Step 4: Complete the brine.
At this point, it is time to add any spices or herbs you wish to include in your brine.
Recipe: Mix ¼ cup of red pepper flakes and ¼ cup of white vinegar. Pour this blend, 2 tablespoons of black pepper, and 1 tablespoon of white pepper into the salt and sugar solution.
Now add your remaining liquid. Since the aim is to prevent the brine from cooking the chicken, it must be cold before you add your meat. To accomplish this, you can chill the liquid before adding it, or you can complete the brine and then chill it in the refrigerator.
Recipe: Add sufficient cold water to equal 6 ¼ cups liquid total.
Once you have chilled your brine, stir in any other ingredients you wish, such as fruit and vegetables.
Pro tip: Follow a recipe for a rub to create a perfect seasoning blend for the brine.
Step 5: Brine the chicken wings.
Once the rub is cold, add your chicken wings. Be careful to allow no part of the chicken to rise above the surface of the brine. If necessary, use a plate to weigh the meat down.
Place your container with the brine and the meat in the refrigerator and leave it there until the brining process is complete. On average, brining takes one hour per pound, with this amount increasing or decreasing depending on the thickness of the meat. One factor to include in calculating the brining time is the acidity of your liquid. If you use anything acidic, shorten the time to avoid causing your meat to disintegrate.
Recipe: Brine your wings for two to four hours.
Step 6: Prepare the chicken wings for cooking.
When the brining is finished, separate your meat from the brine and give it a careful rinse. Dry it gently and cook it by any method that uses dry heat, such as grilling, roasting, or baking. You can further season the meat if you wish, either before or after cooking, but brined meat stands well on its own.
Pro tip: Dry your brined chicken wings overnight on a rack in the refrigerator to help the skin become crisp when cooking.
Are you eager to grab the chicken and the salt and start to work? Now that you know the general principles of brining, you can enjoy the freedom of creativity and experimentation to produce a dish exactly to your taste.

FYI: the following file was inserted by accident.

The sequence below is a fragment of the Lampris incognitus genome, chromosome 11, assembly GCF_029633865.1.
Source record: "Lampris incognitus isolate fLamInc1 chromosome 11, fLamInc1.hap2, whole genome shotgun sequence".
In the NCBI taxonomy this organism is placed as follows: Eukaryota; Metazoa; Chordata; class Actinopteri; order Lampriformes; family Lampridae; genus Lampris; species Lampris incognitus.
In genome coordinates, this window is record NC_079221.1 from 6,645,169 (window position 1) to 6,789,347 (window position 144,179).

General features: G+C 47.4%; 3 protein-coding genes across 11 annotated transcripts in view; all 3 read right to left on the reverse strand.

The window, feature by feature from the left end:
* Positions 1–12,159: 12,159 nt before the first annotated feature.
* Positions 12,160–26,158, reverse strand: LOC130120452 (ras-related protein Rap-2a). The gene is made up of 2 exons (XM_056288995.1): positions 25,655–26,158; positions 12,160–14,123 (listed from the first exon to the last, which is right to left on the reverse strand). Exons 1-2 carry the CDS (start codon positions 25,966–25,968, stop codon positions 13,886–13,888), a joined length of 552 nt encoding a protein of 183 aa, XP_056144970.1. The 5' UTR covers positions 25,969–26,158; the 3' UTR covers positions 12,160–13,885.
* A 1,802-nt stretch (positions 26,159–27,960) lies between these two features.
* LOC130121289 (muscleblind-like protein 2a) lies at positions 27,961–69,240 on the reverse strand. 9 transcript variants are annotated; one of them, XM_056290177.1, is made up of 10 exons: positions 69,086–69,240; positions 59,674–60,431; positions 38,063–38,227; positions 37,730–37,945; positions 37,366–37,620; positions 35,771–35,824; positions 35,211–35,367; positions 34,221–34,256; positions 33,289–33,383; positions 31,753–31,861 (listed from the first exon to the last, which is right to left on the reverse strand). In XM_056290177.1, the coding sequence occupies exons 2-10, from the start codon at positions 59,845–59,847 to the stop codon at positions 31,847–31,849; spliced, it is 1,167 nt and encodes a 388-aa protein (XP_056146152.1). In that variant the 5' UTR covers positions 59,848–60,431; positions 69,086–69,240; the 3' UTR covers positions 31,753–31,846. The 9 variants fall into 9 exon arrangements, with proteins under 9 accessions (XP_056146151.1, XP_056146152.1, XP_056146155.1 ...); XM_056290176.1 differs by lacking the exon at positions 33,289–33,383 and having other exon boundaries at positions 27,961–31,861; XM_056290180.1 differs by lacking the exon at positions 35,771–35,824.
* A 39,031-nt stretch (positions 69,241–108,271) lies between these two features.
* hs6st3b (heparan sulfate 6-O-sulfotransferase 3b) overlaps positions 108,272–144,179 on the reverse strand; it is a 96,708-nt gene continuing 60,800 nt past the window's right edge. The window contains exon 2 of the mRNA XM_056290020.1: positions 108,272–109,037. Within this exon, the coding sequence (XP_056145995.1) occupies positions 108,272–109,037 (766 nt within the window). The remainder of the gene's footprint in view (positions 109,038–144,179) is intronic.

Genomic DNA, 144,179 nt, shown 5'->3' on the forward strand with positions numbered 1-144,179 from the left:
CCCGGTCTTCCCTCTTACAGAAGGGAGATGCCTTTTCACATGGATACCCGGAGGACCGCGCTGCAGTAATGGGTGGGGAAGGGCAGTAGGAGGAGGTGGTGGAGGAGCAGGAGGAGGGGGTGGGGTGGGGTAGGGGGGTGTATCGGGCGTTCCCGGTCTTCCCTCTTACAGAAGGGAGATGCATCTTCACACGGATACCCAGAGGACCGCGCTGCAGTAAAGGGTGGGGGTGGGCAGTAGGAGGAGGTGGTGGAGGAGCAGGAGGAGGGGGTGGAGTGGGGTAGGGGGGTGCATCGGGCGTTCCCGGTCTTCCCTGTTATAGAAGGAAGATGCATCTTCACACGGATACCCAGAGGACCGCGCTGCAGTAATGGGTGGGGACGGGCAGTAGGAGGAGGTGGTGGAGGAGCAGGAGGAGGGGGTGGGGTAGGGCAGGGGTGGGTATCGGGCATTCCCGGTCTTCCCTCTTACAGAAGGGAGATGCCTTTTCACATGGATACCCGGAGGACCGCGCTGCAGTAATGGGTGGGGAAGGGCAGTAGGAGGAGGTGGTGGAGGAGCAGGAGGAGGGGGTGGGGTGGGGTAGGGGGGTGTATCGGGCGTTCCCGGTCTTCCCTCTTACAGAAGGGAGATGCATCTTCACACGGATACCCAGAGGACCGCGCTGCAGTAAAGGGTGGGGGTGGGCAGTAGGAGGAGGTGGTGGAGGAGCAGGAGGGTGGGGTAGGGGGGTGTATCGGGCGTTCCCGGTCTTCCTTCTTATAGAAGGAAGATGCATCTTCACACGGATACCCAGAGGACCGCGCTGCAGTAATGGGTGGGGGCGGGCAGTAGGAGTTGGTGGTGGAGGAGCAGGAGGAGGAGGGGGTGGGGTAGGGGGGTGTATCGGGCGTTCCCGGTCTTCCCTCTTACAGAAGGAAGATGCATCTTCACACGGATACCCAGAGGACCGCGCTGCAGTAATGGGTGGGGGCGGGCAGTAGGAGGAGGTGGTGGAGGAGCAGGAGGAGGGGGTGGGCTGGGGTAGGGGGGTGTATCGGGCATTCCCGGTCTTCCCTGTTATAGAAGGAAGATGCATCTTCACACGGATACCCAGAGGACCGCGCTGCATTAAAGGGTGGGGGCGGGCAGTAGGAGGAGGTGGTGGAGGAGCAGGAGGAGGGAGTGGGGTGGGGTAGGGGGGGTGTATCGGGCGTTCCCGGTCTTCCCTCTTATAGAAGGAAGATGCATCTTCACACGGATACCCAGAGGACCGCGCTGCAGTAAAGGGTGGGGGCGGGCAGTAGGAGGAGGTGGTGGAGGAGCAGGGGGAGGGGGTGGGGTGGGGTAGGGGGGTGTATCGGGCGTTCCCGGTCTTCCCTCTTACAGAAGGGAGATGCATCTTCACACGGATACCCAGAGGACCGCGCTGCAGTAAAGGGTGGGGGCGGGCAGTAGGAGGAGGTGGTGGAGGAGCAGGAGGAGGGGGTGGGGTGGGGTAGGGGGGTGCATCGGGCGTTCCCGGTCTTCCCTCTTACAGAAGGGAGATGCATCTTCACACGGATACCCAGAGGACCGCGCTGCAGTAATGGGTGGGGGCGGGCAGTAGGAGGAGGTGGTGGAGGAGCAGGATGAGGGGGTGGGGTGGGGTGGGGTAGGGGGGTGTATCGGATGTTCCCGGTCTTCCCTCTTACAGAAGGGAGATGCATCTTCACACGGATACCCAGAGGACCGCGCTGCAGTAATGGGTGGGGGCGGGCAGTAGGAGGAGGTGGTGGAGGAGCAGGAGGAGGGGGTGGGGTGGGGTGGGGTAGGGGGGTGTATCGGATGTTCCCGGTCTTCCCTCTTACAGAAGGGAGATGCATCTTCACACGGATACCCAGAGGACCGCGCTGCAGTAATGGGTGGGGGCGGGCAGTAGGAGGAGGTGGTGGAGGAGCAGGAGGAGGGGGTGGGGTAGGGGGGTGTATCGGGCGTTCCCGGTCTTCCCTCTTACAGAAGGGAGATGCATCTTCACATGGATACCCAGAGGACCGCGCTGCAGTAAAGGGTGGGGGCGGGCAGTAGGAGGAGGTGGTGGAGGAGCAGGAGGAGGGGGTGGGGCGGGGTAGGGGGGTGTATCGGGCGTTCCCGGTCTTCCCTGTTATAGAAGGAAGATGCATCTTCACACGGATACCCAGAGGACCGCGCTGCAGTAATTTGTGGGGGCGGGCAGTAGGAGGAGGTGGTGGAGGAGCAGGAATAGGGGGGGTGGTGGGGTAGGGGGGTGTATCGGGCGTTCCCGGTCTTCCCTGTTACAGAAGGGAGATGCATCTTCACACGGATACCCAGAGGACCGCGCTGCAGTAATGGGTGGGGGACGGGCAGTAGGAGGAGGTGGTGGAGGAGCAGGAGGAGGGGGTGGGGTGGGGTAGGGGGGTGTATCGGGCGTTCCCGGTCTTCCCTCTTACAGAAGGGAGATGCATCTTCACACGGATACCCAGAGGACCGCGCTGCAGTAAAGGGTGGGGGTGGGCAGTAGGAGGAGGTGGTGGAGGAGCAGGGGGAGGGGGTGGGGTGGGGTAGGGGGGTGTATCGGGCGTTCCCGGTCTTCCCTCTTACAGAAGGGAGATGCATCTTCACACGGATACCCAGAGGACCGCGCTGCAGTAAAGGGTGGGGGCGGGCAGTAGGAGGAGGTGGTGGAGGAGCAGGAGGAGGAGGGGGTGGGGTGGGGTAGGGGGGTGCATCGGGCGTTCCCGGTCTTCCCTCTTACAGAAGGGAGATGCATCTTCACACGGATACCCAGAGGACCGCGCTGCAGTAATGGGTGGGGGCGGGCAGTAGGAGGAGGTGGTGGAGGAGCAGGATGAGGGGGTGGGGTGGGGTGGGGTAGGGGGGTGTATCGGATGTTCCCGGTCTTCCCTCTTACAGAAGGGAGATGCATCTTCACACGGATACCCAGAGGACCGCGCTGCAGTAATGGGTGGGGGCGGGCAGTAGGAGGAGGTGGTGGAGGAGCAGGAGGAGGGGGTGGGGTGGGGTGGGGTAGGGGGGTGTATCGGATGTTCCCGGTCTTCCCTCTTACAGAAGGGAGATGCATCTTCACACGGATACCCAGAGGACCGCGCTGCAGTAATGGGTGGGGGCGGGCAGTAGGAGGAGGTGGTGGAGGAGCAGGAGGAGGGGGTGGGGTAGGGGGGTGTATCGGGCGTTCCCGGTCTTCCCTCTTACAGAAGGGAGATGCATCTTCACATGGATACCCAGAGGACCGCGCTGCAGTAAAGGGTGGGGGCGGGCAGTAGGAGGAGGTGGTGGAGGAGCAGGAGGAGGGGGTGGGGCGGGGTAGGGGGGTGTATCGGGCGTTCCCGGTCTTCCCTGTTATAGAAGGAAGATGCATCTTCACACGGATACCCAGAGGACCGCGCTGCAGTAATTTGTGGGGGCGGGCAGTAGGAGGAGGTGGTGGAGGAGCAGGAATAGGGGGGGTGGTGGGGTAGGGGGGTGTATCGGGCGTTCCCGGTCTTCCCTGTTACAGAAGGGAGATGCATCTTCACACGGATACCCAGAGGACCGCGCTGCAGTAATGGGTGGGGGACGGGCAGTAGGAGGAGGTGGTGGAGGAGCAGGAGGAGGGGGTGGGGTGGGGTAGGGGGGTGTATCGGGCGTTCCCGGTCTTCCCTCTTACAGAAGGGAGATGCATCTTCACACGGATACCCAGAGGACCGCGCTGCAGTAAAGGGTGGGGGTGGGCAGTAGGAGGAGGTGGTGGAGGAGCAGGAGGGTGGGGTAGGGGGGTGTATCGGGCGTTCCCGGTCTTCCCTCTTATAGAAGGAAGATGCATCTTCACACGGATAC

While you may feel most comfortable starting with a recipe, your new understanding of the process will remove the chains of the written word and open the way to the innovations and alterations which make the product specially yours. Share your thoughts, ideas, and inspirations with us in the comments section below, and pass this article on to the budding chefs in your life.
Frequently Asked Questions
How Long Does it Take to Brine Chicken Wings?
Chicken wings should stay in the brine for two to four hours. If you brine them for less time, they won’t be able to absorb all of the salt and become as juicy as possible. If you bring them for more time, they might become too salty.
Can You Bake Chicken Wings?
Yes, chicken wings can be baked, fried, grilled, or smoked. Baking chicken wings at a very high temperature (such as 450 degrees to 500 degrees) will create the crispiest skin on your chicken wings.
What Temperature Do You Cook Chicken Wings?
Like other poultry products, the safest temperature to cook chicken wings is to an internal temperature of 165 degrees F. This will reduce your risk of salmonella and other food borne illnesses.
Should You Sauce Chicken Wings Before or After They Are Cooked?
Since chicken wings take some time to cook, it is best to sauce them near the end of the cooking process. Sauces that are heavy with sugar can burn as the wings cook. You can toss the wings in the sauce once they are completely finished cooking, or you can baste them in the last 10 or 15 minutes of cooking.
How Do You Make Really Crispy Chicken Wings?
There are a few steps you should take to make crispy skinned chicken wings. The first is to pat the chicken completely dry before cooking. If you can, place the chicken wings on a wire rack so they have complete air circulation and let them air dry. Next, cook the chicken at a very high temperature to render the fat from under the skin, which will result in the crispiest wing.